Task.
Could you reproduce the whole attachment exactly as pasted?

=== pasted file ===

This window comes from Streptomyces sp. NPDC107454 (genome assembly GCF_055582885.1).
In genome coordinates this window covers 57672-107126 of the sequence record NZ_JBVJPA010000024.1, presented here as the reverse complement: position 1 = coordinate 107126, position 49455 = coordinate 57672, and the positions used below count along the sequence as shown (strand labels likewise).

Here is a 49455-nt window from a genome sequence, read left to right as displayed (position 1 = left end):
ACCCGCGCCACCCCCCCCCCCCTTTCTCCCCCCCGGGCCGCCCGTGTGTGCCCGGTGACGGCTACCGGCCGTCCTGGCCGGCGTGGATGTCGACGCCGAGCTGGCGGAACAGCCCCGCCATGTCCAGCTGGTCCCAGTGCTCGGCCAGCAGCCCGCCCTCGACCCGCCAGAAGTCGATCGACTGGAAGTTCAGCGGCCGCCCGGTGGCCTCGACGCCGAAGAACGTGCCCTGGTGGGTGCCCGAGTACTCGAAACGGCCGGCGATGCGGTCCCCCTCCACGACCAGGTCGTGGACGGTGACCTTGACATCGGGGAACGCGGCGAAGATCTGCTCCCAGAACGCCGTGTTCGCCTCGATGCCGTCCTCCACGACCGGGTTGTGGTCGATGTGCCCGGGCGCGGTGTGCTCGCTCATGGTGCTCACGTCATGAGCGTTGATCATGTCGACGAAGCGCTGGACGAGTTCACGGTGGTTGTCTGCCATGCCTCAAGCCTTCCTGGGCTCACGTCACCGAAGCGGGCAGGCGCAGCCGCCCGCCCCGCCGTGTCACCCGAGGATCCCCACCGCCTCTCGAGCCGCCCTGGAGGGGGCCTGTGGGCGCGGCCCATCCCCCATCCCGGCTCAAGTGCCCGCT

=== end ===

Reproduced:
This window comes from Streptomyces sp. NPDC107454 (genome assembly GCF_055582885.1).
In genome coordinates this window covers 57672-107126 of the sequence record NZ_JBVJPA010000024.1, presented here as the reverse complement: position 1 = coordinate 107126, position 49455 = coordinate 57672, and the positions used below count along the sequence as shown (strand labels likewise).

Here is a 49455-nt window from a genome sequence, read left to right as displayed (position 1 = left end):
ACCCGCGCCACCCCCCCCCCCCTTTCTCCCCCCCGGGCCGCCCGTGTGTGCCCGGTGACGGCTACCGGCCGTCCTGGCCGGCGTGGATGTCGACGCCGAGCTGGCGGAACAGCCCCGCCATGTCCAGCTGGTCCCAGTGCTCGGCCAGCAGCCCGCCCTCGACCCGCCAGAAGTCGATCGACTGGAAGTTCAGCGGCCGCCCGGTGGCCTCGACGCCGAAGAACGTGCCCTGGTGGGTGCCCGAGTACTCGAAACGGCCGGCGATGCGGTCCCCCTCCACGACCAGGTCGTGGACGGTGACCTTGACATCGGGGAACGCGGCGAAGATCTGCTCCCAGAACGCCGTGTTCGCCTCGATGCCGTCCTCCACGACCGGGTTGTGGTCGATGTGCCCGGGCGCGGTGTGCTCGCTCATGGTGCTCACGTCATGAGCGTTGATCATGTCGACGAAGCGCTGGACGAGTTCACGGTGGTTGTCTGCCATGCCTCAAGCCTTCCTGGGCTCACGTCACCGAAGCGGGCAGGCGCAGCCGCCCGCCCCGCCGTGTCACCCGAGGATCCCCACCGCCTCTCGAGCCGCCCTGGAGGGGGCCTGTGGGCGCGGCCCATCCCCCATCCCGGCTCAAGTGCCCGCT